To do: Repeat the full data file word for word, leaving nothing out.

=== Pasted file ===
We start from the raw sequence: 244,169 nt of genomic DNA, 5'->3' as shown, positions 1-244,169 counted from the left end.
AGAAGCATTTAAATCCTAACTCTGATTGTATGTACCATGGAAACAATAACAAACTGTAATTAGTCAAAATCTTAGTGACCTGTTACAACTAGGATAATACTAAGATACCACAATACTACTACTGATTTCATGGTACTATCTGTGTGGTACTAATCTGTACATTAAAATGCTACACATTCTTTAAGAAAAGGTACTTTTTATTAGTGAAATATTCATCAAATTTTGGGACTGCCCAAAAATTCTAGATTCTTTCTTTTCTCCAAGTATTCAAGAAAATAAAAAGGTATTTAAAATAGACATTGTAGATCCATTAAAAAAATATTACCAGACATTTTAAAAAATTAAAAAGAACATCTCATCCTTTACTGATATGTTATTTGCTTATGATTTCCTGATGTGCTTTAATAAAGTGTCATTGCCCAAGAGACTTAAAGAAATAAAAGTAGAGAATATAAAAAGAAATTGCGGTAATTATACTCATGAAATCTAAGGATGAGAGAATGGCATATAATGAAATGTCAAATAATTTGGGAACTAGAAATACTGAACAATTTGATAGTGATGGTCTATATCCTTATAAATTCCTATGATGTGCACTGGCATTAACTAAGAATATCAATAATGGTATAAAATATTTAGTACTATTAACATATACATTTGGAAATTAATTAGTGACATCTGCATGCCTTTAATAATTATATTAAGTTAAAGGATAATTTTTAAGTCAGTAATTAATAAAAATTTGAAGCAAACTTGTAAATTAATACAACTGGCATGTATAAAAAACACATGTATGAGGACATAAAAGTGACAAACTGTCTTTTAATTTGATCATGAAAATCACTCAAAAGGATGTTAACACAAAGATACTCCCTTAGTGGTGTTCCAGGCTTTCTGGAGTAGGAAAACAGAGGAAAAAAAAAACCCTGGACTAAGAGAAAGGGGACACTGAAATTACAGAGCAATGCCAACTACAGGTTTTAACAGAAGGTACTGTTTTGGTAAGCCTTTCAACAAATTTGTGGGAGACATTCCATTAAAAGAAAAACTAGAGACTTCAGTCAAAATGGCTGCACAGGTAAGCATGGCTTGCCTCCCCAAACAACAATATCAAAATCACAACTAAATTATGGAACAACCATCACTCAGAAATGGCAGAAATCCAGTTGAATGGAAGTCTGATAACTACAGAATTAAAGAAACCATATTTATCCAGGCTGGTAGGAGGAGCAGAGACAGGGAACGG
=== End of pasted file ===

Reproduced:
We start from the raw sequence: 244,169 nt of genomic DNA, 5'->3' as shown, positions 1-244,169 counted from the left end.
AGAAGCATTTAAATCCTAACTCTGATTGTATGTACCATGGAAACAATAACAAACTGTAATTAGTCAAAATCTTAGTGACCTGTTACAACTAGGATAATACTAAGATACCACAATACTACTACTGATTTCATGGTACTATCTGTGTGGTACTAATCTGTACATTAAAATGCTACACATTCTTTAAGAAAAGGTACTTTTTATTAGTGAAATATTCATCAAATTTTGGGACTGCCCAAAAATTCTAGATTCTTTCTTTTCTCCAAGTATTCAAGAAAATAAAAAGGTATTTAAAATAGACATTGTAGATCCATTAAAAAAATATTACCAGACATTTTAAAAAATTAAAAAGAACATCTCATCCTTTACTGATATGTTATTTGCTTATGATTTCCTGATGTGCTTTAATAAAGTGTCATTGCCCAAGAGACTTAAAGAAATAAAAGTAGAGAATATAAAAAGAAATTGCGGTAATTATACTCATGAAATCTAAGGATGAGAGAATGGCATATAATGAAATGTCAAATAATTTGGGAACTAGAAATACTGAACAATTTGATAGTGATGGTCTATATCCTTATAAATTCCTATGATGTGCACTGGCATTAACTAAGAATATCAATAATGGTATAAAATATTTAGTACTATTAACATATACATTTGGAAATTAATTAGTGACATCTGCATGCCTTTAATAATTATATTAAGTTAAAGGATAATTTTTAAGTCAGTAATTAATAAAAATTTGAAGCAAACTTGTAAATTAATACAACTGGCATGTATAAAAAACACATGTATGAGGACATAAAAGTGACAAACTGTCTTTTAATTTGATCATGAAAATCACTCAAAAGGATGTTAACACAAAGATACTCCCTTAGTGGTGTTCCAGGCTTTCTGGAGTAGGAAAACAGAGGAAAAAAAAAACCCTGGACTAAGAGAAAGGGGACACTGAAATTACAGAGCAATGCCAACTACAGGTTTTAACAGAAGGTACTGTTTTGGTAAGCCTTTCAACAAATTTGTGGGAGACATTCCATTAAAAGAAAAACTAGAGACTTCAGTCAAAATGGCTGCACAGGTAAGCATGGCTTGCCTCCCCAAACAACAATATCAAAATCACAACTAAATTATGGAACAACCATCACTCAGAAATGGCAGAAATCCAGTTGAATGGAAGTCTGATAACTACAGAATTAAAGAAACCATATTTATCCAGGCTGGTAGGAGGAGCAGAGACAGGGAACGG